What We Are Hearing

A lot of people were questioning my logic when I said Tuesday evening that we should expect to see Roscoe Crosby against the Georgia Bulldogs. We revisit those talks and also take a look at some of the other intriguing battles on the practice fields in this report.

With two-a-days now behind us, and the last preseason scrimmage complete, the Clemson Tigers are now focused on one task at hand- defeating the Georgia Bulldogs next Saturday afternoon.

But before the Tigers come running down the hill in front of an ABC Regional audience on August 30th, a number of position battles will be settled on the practice fields.

You know the ones I'm talking about.

Toure Francis vs. Tye Hill at cornerback, Nathan Bennett vs. Chip Myrick at guard, and of course, everybody vs. Yusef Kelly at running back.

Let's take a quick look about what we're hearing in regards to some of these all-important position battles headed into the final week of fall practice.

Toure Francis vs. Tye Hill
Admittingly, I'm surprised at two things here. One, that Toure Francis hasn't taken control of this situation, and two, that Tye Hill could actually be ready to play cornerback against Georgia next weekend.

The pressure that will be applied to the cornerback on the left side of the field this season has already been well documented. With an All-American corner on the other side in Justin Miller, the guy that wins this position battle next week will likely see more balls thrown his way than he'd honestly care to think about.

Hill is the better athlete and is also one of the fastest players in the ACC. Francis is more experienced and may offer the best short-term solution through the first 4 to 5 games of the season.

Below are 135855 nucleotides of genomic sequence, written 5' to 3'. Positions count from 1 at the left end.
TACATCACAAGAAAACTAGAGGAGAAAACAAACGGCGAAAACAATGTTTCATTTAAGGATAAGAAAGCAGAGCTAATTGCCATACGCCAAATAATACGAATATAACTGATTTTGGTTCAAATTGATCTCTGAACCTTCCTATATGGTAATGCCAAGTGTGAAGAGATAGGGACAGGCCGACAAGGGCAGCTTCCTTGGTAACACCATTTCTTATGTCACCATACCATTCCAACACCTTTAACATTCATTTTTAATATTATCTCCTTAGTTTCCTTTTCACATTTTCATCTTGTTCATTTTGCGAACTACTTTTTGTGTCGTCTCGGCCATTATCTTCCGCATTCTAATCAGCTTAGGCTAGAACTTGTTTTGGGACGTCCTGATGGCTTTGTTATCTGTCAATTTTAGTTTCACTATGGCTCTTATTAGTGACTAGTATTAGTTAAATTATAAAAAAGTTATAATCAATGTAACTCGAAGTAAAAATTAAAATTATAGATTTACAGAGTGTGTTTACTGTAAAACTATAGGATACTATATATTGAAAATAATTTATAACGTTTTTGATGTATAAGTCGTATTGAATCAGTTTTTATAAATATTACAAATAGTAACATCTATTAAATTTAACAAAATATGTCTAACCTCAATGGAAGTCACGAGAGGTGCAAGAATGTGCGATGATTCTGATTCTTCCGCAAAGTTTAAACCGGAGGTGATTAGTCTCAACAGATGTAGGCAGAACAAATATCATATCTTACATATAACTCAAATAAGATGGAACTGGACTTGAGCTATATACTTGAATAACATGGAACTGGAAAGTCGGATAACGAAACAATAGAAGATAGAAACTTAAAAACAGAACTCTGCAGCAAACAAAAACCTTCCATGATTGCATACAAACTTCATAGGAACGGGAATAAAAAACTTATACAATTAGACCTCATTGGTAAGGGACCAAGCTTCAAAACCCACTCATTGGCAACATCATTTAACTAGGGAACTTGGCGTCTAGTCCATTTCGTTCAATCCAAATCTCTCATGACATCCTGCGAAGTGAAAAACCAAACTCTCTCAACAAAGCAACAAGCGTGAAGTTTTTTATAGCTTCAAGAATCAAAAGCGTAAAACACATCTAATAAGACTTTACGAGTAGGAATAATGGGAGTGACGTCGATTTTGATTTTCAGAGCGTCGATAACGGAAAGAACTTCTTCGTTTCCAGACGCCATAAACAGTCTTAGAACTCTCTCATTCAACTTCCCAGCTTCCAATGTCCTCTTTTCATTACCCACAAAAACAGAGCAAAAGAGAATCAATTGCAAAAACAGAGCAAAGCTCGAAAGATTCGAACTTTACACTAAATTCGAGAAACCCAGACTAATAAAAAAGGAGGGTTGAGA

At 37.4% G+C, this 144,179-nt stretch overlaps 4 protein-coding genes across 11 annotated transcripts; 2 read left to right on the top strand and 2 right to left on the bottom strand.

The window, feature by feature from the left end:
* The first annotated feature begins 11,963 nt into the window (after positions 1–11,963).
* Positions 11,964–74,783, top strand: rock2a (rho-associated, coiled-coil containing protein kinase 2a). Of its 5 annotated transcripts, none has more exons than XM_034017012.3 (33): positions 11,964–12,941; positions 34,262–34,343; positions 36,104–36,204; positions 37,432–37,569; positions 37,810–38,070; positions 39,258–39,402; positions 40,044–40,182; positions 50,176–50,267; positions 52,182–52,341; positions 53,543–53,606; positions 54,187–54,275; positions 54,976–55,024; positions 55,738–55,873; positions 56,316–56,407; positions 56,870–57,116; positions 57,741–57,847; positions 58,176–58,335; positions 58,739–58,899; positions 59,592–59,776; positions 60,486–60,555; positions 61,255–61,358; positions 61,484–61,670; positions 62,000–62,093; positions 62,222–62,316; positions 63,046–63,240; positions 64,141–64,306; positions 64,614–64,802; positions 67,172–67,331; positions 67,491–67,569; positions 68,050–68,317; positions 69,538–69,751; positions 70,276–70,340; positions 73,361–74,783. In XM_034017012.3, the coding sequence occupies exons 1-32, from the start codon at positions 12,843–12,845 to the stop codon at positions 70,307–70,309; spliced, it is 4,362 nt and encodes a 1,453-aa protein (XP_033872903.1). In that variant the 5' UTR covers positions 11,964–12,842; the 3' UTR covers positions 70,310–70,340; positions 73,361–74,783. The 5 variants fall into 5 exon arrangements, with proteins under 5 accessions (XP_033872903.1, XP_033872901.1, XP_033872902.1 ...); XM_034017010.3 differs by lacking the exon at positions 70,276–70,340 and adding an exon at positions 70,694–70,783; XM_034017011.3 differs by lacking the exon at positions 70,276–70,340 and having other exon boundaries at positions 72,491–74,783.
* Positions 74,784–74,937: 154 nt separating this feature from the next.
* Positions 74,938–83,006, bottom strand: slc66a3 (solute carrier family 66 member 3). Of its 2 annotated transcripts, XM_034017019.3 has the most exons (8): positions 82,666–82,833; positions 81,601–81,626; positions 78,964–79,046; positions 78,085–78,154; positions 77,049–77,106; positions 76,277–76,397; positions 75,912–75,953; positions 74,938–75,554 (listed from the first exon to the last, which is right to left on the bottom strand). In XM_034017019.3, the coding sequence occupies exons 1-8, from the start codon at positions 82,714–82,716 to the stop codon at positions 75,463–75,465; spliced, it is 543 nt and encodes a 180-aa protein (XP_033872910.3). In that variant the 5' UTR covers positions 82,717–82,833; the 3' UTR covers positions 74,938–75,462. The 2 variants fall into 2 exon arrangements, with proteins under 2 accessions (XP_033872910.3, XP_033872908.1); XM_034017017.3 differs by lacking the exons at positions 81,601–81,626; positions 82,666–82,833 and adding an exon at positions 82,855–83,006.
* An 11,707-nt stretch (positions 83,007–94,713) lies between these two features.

Head coach Tommy Bowden couldn't determine who had the edge after practice earlier this week. "Both of those guys are running neck-and-neck right now. One day one guy will have the edge, the next day it will be other. No one has really distinguished themselves yet," Bowden said.

Against Georgia, I wouldn't be surprised to see both of these guys play, but Francis brings more consistency and more experience to the table. A year ago, Toure Francis provided solid coverage in limited action against the Bulldogs in an extremely hostile environment.

At the very same time, Tye Hill was wondering why in the world he didn't get in the game in Athens as a running back.

Edge: Toure Francis

Chip Myrick vs. Nathan Bennett
The fact that we are even talking about competition on the offensive line this year is a good thing. Myrick reported to practice at a solid 290 pounds and appears to be ready to see significant playing time for the first time in his career.

Bennett has been the most impressive of the three redshirt freshmen offensive linemen that were expected to play in 2003.

While I fully expect both players to make significant contributions to the team this year, Nathan Bennett is as impressive as I've seen as a redshirt freshman. He's 305+ pounds, has excellent footwork and consistently opened up holes on the right side of the line this spring.